As a new blogger and writer, lots about this online world is new to me. I had never heard of National Novel Writing Month (NaNoWriMo) or National Blog Posting Month (NaBloPoMo). The acronyms, when I saw them, completely baffled me. Even now, writing this post, I had to go check them out on other blogs to make sure I was getting them right. As a writer, having trouble remembering an acronym is slightly problematic.
While I didn’t hear about them in time to actually officially take on either challenge, I have used them as motivation to just sit down every day and try to write something – anything. I apologize to those of you who have read my stuff over the last few days and mourned the wasted moments of your lives, I know it hasn’t all been stellar.
But I told myself I was going to put it out there, if only because I have found the challenge of writing (almost) every day to be helpful. In addition to my blog, the idea of actually trying to write a novel has been percolating in my brain although I must admit that every time I sit down to begin I find that I don’t (yet) have any half-decent story to tell. I’m obviously hoping that will change, but in the meantime I’m planning to put a lot more work into this blog. More posts, more book reviews, and hopefully more creativity and writing!
However, this has gotten me thinking about other personal challenges that we take on and the all-or-nothing attitude that more often than not seems to result in disappointment and failure. One that many of us can probably relate to would be exercise and eating healthy, while writing or other creative habits, kindness projects and even daily prayer are probably all representative of challenges that many of us take on in the hopes of improving our lives.
But I’ve found that setting strict requirements for ourselves in any kind of improvement challenge often just leads to more stress rather than more fulfillment and success (particularly for those perfectionists among us, says the girl looking back at me from the mirror). Sometimes it is much more helpful to be a bit generous with ourselves; rather than eating healthy for every meal of every day, tell yourself that it counts as a success if you’ve eaten healthy more often than not this week. Remember that it’s a check-mark in the ‘win’ column just to sit down to write/paint/draw/compose something, even if you subsequently tear it up or never look at it again. Or maybe just pat yourself on the back for the fact that you didn’t flip the bird to the guy who cut you off on your way to work – that counts as an act of kindness, right? (Okay maybe I’m stretching it with this one…)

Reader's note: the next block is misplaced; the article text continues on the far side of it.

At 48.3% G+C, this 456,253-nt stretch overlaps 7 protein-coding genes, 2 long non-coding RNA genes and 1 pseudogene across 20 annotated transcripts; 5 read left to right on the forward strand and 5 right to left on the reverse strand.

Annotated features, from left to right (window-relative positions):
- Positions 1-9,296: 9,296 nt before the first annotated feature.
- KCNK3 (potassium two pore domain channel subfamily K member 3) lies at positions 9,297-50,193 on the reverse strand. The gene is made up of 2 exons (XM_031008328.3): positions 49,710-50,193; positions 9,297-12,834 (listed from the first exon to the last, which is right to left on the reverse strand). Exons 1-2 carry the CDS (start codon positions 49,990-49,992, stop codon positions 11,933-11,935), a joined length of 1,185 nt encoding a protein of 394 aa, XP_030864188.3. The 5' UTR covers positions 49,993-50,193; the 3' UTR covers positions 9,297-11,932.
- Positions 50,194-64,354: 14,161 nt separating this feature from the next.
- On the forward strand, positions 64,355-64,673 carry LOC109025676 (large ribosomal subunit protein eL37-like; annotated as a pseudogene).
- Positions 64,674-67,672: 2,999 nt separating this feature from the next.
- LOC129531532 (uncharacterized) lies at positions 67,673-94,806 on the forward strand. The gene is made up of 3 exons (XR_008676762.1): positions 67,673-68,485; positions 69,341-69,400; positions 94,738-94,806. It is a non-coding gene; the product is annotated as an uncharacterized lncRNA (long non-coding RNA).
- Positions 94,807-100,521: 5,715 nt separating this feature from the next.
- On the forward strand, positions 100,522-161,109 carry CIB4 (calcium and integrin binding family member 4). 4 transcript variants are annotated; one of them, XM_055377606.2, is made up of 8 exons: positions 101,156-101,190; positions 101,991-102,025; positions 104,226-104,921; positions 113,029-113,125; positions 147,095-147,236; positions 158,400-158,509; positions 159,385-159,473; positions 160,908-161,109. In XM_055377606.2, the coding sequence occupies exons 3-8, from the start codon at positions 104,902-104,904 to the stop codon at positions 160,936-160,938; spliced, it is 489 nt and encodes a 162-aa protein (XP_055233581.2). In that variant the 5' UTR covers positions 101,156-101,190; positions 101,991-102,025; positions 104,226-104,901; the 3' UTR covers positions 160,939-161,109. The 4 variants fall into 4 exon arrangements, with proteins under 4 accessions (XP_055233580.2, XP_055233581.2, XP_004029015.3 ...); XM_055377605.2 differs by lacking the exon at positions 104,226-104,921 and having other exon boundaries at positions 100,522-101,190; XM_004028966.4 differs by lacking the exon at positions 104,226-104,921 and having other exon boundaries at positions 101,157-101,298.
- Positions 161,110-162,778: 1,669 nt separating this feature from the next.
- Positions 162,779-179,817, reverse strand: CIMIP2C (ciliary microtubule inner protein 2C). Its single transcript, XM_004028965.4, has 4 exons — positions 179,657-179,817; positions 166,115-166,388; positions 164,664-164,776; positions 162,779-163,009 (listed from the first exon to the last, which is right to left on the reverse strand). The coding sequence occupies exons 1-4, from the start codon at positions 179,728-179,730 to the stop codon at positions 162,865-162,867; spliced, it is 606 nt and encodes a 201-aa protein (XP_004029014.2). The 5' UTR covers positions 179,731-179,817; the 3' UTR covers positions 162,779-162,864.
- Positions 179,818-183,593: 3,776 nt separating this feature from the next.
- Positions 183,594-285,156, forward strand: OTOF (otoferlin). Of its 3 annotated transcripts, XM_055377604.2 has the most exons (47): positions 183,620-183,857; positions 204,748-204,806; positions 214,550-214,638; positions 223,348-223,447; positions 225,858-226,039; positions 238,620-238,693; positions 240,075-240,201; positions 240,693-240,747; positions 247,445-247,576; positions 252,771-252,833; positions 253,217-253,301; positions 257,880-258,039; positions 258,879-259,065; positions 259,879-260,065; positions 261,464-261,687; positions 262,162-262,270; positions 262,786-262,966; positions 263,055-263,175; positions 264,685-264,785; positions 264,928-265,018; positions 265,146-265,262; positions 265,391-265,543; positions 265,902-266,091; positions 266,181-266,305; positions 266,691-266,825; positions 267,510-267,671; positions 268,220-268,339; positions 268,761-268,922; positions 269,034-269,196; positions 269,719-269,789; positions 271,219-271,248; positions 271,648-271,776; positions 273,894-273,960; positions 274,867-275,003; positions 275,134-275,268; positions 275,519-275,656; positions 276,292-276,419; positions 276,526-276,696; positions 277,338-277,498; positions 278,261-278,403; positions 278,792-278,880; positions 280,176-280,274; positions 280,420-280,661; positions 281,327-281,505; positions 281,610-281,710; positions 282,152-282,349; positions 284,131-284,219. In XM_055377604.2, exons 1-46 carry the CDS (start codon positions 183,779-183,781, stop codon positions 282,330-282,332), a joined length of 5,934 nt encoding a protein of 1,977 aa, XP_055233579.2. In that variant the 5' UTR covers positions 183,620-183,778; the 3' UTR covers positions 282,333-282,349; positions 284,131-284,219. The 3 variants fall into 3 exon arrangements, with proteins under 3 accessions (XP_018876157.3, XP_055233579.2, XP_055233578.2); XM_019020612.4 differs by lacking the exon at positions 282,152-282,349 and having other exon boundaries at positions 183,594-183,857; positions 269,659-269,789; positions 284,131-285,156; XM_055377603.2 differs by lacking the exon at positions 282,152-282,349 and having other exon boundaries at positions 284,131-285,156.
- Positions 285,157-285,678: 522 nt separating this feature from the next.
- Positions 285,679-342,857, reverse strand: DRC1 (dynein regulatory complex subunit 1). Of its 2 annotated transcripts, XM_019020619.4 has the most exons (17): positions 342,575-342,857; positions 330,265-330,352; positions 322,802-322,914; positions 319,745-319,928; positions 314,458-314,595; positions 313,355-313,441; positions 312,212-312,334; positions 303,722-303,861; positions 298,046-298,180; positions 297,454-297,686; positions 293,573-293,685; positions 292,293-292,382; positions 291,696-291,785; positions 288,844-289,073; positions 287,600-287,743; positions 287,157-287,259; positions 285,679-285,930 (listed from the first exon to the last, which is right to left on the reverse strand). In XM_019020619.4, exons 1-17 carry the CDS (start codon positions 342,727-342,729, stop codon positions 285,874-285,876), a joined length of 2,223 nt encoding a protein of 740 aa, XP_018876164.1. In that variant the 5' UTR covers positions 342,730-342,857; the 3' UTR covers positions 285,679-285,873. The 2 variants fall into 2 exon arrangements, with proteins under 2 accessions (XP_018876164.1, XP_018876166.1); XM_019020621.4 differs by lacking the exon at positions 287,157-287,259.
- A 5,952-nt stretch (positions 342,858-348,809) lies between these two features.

My point is, feeling successful breeds motivation to persevere. It’s impossible to feel successful by failing to meet the completely unrealistic goals we too-often set for ourselves. So rather than NaNoWriMo or NaBloPoMo, I’m going to challenge myself just to write and work on this blog as much as I can and as much as I want to this month. If you’re working on a personal challenge (or maybe in anticipation of those New Years challenges we’ll all be making soon), try cutting yourself some slack and being kind to yourself; it’s much more important that you feel happy while you’re making positive changes. After all, isn’t that the point of it in the first place?